But because the French authorities have provided them no sample material of organisms from the wreckage, they can’t apply their insights to help narrow the search for the crash site. “I’m pretty frustrated because despite making requests through various channels, no one has replied,” Hans-Georg Herbig told SPIEGEL ONLINE. “We have tried many things, but got no response.”

In summary: Researchers from GEOMAR Helmholtz Centre for Ocean Research in Kiel will officially present their findings next Tuesday–however they have already give a first clue: Computer analysis suggests that a a piece of debris from flight MH370 that washed up on La Réunion orginated from the “eastern equatorial Indian Ocean.” This is far from the area where two ships are currently searching for the wreckage of the Malaysia Airlines aircraft.

187 thoughts on “Translation: “Simulations Call MH370 Search Strategy Into Question” (Der Spiegel)”

  1. MuOne,

    You mentioned “could such a failure have happened earlier on in the flight?” If so, I wonder if that would indirectly answer my age-old standing question, “was the original turning off of the AES “engine related” circa 17:21?” But then what accounts for the reboot an hour later?

  2. @falken
    I cannot embrace anything other than Zahrie being a good guy and can no longer conceive of him willingly murdering a plane full of people.

  3. @ everyone
    All the data suggests the SIO ditching by a conscious perpetrator as the most plausible theory.
    Here are some points for you to consider….
    1. Why did the US send a Nuclear Submarine commander to be in charge of the pinger locator in the early days of the search?
    2. Why did the Malaysian defense minister, when asked by BBC about the cost of the search, reply with the cryptic “How much did Ukraine cost everybody?..”
    3. Why did the British send a submarine to search in the SIO?

  4. It’s worth considering that someone made a very bad decision with deadly consequences during the middle of the night in the middle of nowhere on March 8, 2014.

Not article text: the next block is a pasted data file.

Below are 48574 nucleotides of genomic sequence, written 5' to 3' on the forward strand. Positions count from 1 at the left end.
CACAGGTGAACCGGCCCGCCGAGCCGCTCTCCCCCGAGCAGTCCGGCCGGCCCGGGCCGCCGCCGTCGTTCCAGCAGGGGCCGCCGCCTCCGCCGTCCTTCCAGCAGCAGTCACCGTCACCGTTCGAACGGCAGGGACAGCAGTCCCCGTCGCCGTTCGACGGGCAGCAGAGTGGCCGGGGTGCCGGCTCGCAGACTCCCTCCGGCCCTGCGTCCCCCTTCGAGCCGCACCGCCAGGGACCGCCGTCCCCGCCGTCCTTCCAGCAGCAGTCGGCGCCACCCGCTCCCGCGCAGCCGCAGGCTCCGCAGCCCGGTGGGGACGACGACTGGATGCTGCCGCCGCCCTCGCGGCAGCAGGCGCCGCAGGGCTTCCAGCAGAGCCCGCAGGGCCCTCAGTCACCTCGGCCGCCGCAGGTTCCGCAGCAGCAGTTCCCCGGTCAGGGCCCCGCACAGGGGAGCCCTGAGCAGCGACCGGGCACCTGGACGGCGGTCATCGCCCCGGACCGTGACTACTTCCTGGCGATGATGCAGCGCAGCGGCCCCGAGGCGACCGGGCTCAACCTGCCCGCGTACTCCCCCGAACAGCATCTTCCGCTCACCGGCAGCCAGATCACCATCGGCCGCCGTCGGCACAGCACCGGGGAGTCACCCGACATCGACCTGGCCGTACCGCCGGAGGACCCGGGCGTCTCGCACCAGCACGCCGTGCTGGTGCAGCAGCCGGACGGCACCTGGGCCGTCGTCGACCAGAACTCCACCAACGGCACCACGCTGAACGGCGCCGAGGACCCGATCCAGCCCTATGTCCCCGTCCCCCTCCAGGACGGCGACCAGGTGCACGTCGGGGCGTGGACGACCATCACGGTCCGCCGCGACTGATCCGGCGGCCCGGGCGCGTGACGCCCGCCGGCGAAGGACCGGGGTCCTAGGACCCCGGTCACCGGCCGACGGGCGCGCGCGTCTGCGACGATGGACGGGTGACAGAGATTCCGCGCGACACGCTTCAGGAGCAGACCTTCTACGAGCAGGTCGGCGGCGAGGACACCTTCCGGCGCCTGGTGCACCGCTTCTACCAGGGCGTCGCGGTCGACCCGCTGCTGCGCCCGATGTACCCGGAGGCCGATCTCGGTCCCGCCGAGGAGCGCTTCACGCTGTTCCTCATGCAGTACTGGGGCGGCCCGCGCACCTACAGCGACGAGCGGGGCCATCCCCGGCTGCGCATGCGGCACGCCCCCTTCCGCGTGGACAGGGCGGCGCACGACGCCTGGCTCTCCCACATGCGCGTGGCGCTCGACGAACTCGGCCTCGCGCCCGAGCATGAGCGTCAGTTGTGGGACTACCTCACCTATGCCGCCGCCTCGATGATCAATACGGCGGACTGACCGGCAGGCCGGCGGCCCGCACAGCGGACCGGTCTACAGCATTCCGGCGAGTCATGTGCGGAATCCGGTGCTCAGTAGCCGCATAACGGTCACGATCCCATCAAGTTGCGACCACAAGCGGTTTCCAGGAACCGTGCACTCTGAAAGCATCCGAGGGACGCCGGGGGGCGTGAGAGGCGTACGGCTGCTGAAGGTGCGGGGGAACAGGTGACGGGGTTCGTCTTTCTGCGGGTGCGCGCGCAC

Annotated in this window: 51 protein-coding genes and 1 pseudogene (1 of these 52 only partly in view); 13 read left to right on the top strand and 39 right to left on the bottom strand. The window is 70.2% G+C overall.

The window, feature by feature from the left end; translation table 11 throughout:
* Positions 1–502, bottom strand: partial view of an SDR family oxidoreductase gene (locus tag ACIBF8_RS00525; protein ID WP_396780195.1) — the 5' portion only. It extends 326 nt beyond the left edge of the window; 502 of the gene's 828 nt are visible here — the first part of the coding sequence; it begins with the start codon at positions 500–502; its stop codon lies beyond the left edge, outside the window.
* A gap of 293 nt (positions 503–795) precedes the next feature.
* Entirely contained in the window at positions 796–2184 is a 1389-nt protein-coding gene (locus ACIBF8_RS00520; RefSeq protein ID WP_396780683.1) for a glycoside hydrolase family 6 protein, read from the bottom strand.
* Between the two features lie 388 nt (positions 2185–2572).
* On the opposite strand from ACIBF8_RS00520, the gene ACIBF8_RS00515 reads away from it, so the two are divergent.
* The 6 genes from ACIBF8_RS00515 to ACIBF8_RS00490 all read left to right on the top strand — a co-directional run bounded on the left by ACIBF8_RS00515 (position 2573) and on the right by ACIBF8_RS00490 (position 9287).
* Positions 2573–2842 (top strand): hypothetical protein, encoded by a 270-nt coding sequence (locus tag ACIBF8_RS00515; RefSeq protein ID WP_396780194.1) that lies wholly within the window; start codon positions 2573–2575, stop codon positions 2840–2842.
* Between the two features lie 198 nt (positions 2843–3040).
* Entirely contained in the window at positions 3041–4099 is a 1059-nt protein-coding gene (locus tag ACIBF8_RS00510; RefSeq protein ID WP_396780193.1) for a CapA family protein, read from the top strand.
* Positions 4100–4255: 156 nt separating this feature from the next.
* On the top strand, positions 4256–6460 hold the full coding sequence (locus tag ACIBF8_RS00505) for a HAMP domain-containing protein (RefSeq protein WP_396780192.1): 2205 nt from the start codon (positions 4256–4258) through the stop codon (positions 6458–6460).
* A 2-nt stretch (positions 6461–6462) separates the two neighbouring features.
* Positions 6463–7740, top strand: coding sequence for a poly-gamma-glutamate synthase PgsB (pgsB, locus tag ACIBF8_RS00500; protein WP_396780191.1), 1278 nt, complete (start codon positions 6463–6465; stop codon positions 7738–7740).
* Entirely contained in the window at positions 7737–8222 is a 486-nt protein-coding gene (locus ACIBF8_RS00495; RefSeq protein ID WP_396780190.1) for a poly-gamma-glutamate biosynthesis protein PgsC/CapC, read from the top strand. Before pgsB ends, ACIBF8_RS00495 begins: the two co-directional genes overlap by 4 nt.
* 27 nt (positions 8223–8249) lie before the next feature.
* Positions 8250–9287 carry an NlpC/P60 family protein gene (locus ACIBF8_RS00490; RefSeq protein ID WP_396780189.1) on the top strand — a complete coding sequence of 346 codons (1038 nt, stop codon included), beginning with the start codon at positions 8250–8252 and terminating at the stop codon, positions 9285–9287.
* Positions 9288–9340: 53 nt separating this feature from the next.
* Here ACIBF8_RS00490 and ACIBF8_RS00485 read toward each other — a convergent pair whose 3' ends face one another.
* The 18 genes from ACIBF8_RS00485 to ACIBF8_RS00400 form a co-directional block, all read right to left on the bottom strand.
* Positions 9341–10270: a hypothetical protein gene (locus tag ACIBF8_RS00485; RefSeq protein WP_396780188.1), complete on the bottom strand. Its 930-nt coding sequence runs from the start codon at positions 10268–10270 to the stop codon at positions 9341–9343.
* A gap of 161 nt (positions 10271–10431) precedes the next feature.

The vast importance of concealing this act may have been embraced by more than one country.

    This path of compliance regarding illogical explanations is getting old, it is blatantly obvious this unprecedented conglomerate has sufficient power to orchestrate all the lies about what was seen on March 8, 2014

  5. airlandseaman Posted September 2, 2015 at 7:43 PM: “My B777 pilot friends say the UAL fleet has a tendency to require a slight right rudder trim (for ideal cruise) more often than not, so that is what we used in the sim’s, but it is slightly different for every airplane, and any given airplane might require left or right trim. ”

    Thank you for explaining why your sim behaved so badly. Apparently the sim was not ‘bent’, as it behaved more reasonably without the (mis)trim.

  6. airlandseaman posted September 2, 2015 at 5:13 PM: ” the TAC immediately corrects for the first engine out. It takes about 3-4 degrees of rudder to keep the plane on course. ”

    Then 1/2 deg right rudder trim corresponds to a thrust asymmetry of about 15% of cruise thrust.

  7. @CliffG

    “All the data suggests the SIO ditching by a conscious perpetrator as the most plausible theory.”

    only as a huge mistake, conscious people don’t do that with intention

  8. @CliffG

    “All the data suggests the SIO ditching by a conscious perpetrator as the most plausible theory.”

    I wonder about your reading of the expression plausibility. Sounds scientific, but in science there are some criteria for use of that word, contrary to the use as demagogic disguise of having not even the least glance of any reasonability , least plausibility.